helped to raise awareness by calling for national days of prayer for Zambia and by organising political seminars. In 1991, church leaders played a pivotal role in persuading and facilitating constitutional talks between Kaunda and Chiluba, with an agreement between the two, clearing way for elections in 1992.
On 23 September 1991, leaders of the mainline churches made it clear to all Christians that the role of the church was to foster peace, reconciliation and justice and show concern for the poor. Jimmy Carter, a former President of the US reportedly cited Zambia as a good case in which “the churches carried the trust of the people and made a decisive contribution to the re-establishment of democracy.” This is the church Zambians knew. This is the church many Zambians valued and appreciated. On the contrary, today’s church seems to have shamelessly relocated to the Independence Avenue. This trust is now abused and abused by the state to garner votes and misinform or silence its population. The government has done this by creating a Ministry of Religious Affairs in its own image.
This is mediocrity at highest level as the formula to development does not lie in who shouts Amen the loudest. The government and some church leaders know that no one country has ever developed by running a Ministry of National Guidance and Religious Affairs. No country out there has ever developed without uprooting corruption, effective resource expenditure and changing popular attitudes, norms and values. Poor countries are characterised by fatalistic attitudes which require transforming should serious development take place.
Facts are stubborn and penetrating. The Africa Development Bank reports: Real GDP growth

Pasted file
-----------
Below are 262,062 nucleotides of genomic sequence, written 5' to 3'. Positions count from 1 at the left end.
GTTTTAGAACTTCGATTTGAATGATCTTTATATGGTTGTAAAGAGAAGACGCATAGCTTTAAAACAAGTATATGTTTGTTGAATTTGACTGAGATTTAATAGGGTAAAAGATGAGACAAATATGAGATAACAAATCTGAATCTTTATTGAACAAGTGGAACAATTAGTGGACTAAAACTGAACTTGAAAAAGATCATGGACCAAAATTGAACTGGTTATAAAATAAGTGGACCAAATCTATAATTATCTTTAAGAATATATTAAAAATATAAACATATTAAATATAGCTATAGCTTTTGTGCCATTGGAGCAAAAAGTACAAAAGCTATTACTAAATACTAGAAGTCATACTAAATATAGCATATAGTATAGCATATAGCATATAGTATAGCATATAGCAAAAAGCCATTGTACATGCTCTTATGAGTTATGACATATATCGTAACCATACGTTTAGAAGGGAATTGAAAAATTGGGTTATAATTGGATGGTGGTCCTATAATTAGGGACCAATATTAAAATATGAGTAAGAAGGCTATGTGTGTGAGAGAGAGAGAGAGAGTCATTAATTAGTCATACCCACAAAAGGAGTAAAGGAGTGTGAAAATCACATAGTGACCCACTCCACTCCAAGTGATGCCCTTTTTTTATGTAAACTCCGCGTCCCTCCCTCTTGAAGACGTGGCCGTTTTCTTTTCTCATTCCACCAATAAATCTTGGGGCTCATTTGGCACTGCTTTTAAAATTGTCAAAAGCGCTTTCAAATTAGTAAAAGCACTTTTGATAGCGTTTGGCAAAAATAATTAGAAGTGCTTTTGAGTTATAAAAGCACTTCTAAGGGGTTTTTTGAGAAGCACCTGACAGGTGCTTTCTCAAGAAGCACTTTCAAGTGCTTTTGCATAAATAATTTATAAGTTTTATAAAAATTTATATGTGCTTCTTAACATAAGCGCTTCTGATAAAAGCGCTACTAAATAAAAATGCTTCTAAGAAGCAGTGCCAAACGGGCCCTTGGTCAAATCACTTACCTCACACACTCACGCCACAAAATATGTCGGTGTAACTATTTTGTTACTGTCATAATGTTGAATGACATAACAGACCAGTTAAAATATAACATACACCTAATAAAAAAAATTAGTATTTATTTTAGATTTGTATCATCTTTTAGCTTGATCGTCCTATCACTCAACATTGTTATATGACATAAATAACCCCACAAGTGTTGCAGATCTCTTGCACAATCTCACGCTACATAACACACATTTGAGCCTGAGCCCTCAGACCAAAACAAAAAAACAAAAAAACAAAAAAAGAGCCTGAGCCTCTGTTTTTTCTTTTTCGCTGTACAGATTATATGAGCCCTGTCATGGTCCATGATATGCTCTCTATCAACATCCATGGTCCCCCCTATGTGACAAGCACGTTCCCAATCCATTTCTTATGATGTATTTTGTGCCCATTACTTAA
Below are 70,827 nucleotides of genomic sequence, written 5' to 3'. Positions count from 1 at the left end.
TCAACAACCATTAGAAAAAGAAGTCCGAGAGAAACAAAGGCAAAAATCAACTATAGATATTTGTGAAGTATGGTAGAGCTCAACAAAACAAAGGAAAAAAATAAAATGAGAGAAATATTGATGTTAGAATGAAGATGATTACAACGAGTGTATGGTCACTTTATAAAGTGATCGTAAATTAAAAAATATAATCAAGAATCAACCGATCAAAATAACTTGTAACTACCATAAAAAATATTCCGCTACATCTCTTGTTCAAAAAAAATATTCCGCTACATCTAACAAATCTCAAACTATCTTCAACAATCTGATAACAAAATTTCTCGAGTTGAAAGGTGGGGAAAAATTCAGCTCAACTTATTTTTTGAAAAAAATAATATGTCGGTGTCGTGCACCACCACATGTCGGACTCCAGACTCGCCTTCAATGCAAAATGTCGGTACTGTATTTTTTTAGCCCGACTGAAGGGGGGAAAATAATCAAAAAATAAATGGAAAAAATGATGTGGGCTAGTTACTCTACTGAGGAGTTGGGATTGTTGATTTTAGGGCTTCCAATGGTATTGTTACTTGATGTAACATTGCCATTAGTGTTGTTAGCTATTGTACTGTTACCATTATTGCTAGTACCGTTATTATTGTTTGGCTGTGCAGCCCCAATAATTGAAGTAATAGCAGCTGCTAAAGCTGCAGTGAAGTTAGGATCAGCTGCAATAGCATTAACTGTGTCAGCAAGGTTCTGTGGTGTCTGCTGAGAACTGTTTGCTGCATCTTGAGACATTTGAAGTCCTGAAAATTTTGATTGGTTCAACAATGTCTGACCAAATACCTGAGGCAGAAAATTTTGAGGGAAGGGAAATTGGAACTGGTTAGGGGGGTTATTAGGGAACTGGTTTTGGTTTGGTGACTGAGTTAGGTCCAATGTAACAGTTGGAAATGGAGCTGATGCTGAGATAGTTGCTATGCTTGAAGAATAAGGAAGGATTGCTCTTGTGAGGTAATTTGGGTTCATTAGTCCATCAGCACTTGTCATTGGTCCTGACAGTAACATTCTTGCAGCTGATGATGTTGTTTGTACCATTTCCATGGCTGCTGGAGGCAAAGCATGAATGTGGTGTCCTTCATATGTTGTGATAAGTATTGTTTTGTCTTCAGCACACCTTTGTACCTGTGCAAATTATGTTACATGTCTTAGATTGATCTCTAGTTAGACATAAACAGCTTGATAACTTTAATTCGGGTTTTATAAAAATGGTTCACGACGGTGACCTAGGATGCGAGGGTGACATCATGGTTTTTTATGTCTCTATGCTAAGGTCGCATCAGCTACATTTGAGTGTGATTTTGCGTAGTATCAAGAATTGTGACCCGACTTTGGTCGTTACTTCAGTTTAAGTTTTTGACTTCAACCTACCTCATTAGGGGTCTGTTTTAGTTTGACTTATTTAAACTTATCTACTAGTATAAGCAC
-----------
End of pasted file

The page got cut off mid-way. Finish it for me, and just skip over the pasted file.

slowed to an estimated 2% in 2019, down from 4.0% in 2018. Economic activity is expected to remain weak, with growth rebounding moderately to 2.4% in 2020 and 2.9% in 2021. Overreliance on no concessional external borrowing since 2012—to finance large-scale infrastructure projects—has resulted in large fiscal deficits since 2014 (going from 6.5% of GDP in 2013 to 12.1% in 2015, 10.5% in 2018, and 7.7% in 2019). Large domestic payment arrears have also accumulated (9.7% in 2019). The rapidly increasing public debt (80% of GDP at the end of 2019, up from 35% at the end of 2014) places Zambia at a high risk of debt distress. Inflation rose from 7.5% in 2018 to 9.2% in 2019 and is expected to remain at 9% in 2020–21, pushed by large exchange rate depreciations and food price increases. The current account deficit is expected to widen to 2.8% of GDP in 2020–21 due to increased public investments and mining sector imports, and higher debt-service payments reduced foreign reserves to 1.6 month of imports at the end of 2019.
Where are the critical voices from the church? Addressing Zambia’s problems will not require
shouting amen loudest or church leaders kneeling with politicians under the pretext of humility. Our problems require application of critical minds to repair the damage made to the economy. It requires the church to lead public conversations on what has gone wrong and how to address these elements. Father Chikoya is right. The church must rethink their value and relevance in this new political discourse.
Maybe it is time Zambians started to withhold tithe and offering from church leaders camping on
the Independence avenue. At least my bible does not ask me to give my offering and tithe to thieves and false prophets entrenching injustices against poor and vulnerable people.
(Simon Manda, PhD
Lecturer of Development Studies, University of Zambia)